The folding chair was popularized during the Song dynasty, from which period both round-back and square-back examples are in evidence. Traditional Chinese terms include both jiaoyi (crossed [leg] chair) and zhedieyi (folding chair).
The folding chair is constructed with crossed legs that are joined at their intersection with pivot hinges. A soft cord seat is woven unto the seat stretchers and can be folded. The legs extend through the back of the seat to support the backrest.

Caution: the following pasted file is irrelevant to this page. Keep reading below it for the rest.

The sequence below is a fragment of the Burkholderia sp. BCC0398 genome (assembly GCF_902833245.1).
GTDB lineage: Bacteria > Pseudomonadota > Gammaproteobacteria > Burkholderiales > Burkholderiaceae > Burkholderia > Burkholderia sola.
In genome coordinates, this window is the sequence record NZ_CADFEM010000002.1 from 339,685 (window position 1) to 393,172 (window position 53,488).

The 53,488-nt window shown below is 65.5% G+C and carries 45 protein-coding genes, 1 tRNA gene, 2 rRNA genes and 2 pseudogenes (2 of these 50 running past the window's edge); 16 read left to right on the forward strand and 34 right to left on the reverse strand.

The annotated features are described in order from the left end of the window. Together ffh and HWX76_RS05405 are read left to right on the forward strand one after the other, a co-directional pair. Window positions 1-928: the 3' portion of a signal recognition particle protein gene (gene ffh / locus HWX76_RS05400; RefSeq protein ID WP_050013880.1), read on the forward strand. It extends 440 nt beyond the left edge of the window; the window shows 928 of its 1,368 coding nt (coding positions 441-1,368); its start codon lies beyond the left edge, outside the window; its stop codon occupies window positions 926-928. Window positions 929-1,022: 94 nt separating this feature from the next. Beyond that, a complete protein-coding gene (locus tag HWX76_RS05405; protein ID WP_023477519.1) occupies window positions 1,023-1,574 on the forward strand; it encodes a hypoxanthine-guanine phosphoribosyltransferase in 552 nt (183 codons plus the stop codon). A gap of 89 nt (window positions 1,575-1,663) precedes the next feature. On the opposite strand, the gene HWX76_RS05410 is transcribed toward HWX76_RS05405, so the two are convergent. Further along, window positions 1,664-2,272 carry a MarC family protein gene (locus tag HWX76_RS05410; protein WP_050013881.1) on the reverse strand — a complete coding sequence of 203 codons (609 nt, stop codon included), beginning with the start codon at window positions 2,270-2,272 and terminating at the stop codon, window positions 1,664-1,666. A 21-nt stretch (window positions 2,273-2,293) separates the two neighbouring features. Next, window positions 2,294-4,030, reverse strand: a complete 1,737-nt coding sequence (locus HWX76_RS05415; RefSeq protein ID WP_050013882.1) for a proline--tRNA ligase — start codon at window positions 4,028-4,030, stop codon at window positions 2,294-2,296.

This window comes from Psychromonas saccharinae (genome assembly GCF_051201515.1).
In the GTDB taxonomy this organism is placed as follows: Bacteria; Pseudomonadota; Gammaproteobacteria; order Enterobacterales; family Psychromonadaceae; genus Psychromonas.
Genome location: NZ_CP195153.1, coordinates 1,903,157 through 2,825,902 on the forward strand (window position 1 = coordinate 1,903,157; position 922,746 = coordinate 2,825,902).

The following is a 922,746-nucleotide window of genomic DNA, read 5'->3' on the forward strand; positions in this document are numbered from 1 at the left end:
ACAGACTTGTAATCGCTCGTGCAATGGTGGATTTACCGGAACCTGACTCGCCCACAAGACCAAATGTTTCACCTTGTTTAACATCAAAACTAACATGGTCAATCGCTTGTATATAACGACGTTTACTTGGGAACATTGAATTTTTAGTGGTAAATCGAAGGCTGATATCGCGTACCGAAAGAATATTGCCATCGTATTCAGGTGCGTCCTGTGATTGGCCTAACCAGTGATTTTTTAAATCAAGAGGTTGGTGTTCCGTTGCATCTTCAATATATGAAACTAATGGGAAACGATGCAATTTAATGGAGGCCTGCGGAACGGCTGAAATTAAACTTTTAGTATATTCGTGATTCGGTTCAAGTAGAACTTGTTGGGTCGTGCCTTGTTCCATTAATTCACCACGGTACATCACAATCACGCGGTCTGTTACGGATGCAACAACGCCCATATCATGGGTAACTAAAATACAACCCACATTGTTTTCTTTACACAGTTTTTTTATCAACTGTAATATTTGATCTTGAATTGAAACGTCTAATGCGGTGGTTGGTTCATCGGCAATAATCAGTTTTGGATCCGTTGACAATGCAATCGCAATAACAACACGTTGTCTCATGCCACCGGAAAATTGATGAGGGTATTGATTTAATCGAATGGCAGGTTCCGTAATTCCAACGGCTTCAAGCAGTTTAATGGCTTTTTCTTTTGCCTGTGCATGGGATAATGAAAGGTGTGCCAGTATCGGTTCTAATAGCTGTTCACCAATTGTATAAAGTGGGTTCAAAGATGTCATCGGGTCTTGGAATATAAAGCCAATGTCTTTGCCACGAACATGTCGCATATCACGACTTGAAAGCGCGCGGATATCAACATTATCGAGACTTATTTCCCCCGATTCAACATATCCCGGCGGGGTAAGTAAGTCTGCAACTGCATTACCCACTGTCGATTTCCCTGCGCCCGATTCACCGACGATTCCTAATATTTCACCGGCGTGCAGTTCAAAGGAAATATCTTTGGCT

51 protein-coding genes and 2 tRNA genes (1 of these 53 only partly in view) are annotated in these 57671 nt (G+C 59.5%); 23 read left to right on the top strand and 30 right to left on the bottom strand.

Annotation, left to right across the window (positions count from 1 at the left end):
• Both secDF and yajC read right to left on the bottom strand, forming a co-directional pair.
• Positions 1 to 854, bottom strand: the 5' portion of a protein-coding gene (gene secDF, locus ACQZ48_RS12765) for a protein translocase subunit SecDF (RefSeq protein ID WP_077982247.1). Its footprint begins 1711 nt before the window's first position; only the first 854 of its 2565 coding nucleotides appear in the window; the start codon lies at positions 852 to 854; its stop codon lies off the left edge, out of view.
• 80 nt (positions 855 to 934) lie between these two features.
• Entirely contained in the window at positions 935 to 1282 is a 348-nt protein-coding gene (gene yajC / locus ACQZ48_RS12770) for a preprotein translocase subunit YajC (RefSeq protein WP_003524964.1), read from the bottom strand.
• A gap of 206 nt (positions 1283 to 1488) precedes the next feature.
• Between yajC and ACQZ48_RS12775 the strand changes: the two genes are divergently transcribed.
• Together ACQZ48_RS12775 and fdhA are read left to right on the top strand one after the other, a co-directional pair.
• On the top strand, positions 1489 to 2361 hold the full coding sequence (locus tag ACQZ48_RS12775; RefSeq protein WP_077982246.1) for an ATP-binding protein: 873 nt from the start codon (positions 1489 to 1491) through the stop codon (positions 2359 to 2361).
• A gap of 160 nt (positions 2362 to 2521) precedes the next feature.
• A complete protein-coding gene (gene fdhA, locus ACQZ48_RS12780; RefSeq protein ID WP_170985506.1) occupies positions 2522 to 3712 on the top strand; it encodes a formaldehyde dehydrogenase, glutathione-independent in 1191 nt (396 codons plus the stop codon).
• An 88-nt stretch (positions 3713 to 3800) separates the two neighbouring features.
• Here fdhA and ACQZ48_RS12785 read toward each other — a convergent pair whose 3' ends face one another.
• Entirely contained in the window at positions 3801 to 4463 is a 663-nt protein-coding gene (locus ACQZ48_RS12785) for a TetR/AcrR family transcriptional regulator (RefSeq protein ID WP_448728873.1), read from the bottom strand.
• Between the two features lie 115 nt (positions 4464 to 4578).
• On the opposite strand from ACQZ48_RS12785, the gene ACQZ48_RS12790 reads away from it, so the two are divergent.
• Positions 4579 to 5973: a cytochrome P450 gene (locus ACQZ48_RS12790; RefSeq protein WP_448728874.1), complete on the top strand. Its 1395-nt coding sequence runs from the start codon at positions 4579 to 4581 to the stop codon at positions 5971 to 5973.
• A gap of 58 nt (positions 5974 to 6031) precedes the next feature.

The collapsible folding chair was portable, and could be transported during travel or brought out to entertain guests. Elongated versions that could seated two or three persons were also suitable for an outing to watch an opera performances.
The folding chair was also popular with the Qing emperors, who maintained some of the traditions of the nomadic Manchu tribesmen and enjoyed outings to the countryside.